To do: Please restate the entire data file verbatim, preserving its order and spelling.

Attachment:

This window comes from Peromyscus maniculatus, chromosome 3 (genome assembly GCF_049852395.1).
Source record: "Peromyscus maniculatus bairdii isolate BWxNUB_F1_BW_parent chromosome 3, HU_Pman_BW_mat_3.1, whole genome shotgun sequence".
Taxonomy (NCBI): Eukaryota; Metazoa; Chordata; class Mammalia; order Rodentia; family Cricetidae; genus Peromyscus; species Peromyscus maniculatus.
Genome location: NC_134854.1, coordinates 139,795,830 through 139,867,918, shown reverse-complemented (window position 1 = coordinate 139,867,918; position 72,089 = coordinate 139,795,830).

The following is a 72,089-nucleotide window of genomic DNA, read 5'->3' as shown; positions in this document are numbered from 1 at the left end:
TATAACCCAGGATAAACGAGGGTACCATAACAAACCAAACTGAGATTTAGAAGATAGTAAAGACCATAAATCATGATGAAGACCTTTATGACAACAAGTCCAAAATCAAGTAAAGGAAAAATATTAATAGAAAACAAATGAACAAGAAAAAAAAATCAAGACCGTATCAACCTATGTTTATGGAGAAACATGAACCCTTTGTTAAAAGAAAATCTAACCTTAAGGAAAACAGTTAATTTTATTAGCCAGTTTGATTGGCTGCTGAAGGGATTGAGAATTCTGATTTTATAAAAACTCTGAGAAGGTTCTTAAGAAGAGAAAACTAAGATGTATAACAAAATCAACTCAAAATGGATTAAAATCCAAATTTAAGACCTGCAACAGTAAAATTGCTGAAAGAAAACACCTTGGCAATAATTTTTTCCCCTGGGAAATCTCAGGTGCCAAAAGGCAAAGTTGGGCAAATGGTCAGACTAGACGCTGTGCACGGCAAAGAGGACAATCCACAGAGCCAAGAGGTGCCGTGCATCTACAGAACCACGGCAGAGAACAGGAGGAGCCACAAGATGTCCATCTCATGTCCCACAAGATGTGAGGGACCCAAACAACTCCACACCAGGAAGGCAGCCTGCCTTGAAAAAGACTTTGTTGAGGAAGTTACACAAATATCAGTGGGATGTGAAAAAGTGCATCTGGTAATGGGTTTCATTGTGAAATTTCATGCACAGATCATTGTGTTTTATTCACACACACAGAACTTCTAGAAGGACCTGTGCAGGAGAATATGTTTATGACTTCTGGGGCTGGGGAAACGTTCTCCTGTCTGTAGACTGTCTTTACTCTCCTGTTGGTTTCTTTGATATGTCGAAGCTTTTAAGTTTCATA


This window comes from Peromyscus maniculatus, chromosome 3 (genome assembly GCF_049852395.1).
Source record: "Peromyscus maniculatus bairdii isolate BWxNUB_F1_BW_parent chromosome 3, HU_Pman_BW_mat_3.1, whole genome shotgun sequence".
Taxonomy (NCBI): Eukaryota; Metazoa; Chordata; class Mammalia; order Rodentia; family Cricetidae; genus Peromyscus; species Peromyscus maniculatus.
Genome location: NC_134854.1, coordinates 139,795,830 through 139,867,918, shown reverse-complemented (window position 1 = coordinate 139,867,918; position 72,089 = coordinate 139,795,830).

The following is a 72,089-nucleotide window of genomic DNA, read 5'->3' as shown; positions in this document are numbered from 1 at the left end:
TATAACCCAGGATAAACGAGGGTACCATAACAAACCAAACTGAGATTTAGAAGATAGTAAAGACCATAAATCATGATGAAGACCTTTATGACAACAAGTCCAAAATCAAGTAAAGGAAAAATATTAATAGAAAACAAATGAACAAGAAAAAAAAATCAAGACCGTATCAACCTATGTTTATGGAGAAACATGAACCCTTTGTTAAAAGAAAATCTAACCTTAAGGAAAACAGTTAATTTTATTAGCCAGTTTGATTGGCTGCTGAAGGGATTGAGAATTCTGATTTTATAAAAACTCTGAGAAGGTTCTTAAGAAGAGAAAACTAAGATGTATAACAAAATCAACTCAAAATGGATTAAAATCCAAATTTAAGACCTGCAACAGTAAAATTGCTGAAAGAAAACACCTTGGCAATAATTTTTTCCCCTGGGAAATCTCAGGTGCCAAAAGGCAAAGTTGGGCAAATGGTCAGACTAGACGCTGTGCACGGCAAAGAGGACAATCCACAGAGCCAAGAGGTGCCGTGCATCTACAGAACCACGGCAGAGAACAGGAGGAGCCACAAGATGTCCATCTCATGTCCCACAAGATGTGAGGGACCCAAACAACTCCACACCAGGAAGGCAGCCTGCCTTGAAAAAGACTTTGTTGAGGAAGTTACACAAATATCAGTGGGATGTGAAAAAGTGCATCTGGTAATGGGTTTCATTGTGAAATTTCATGCACAGATCATTGTGTTTTATTCACACACACAGAACTTCTAGAAGGACCTGTGCAGGAGAATATGTTTATGACTTCTGGGGCTGGGGAAACGTTCTCCTGTCTGTAGACTGTCTTTACTCTCCTGTTGGTTTCTTTGATATGTCGAAGCTTTTAAGTTTCATA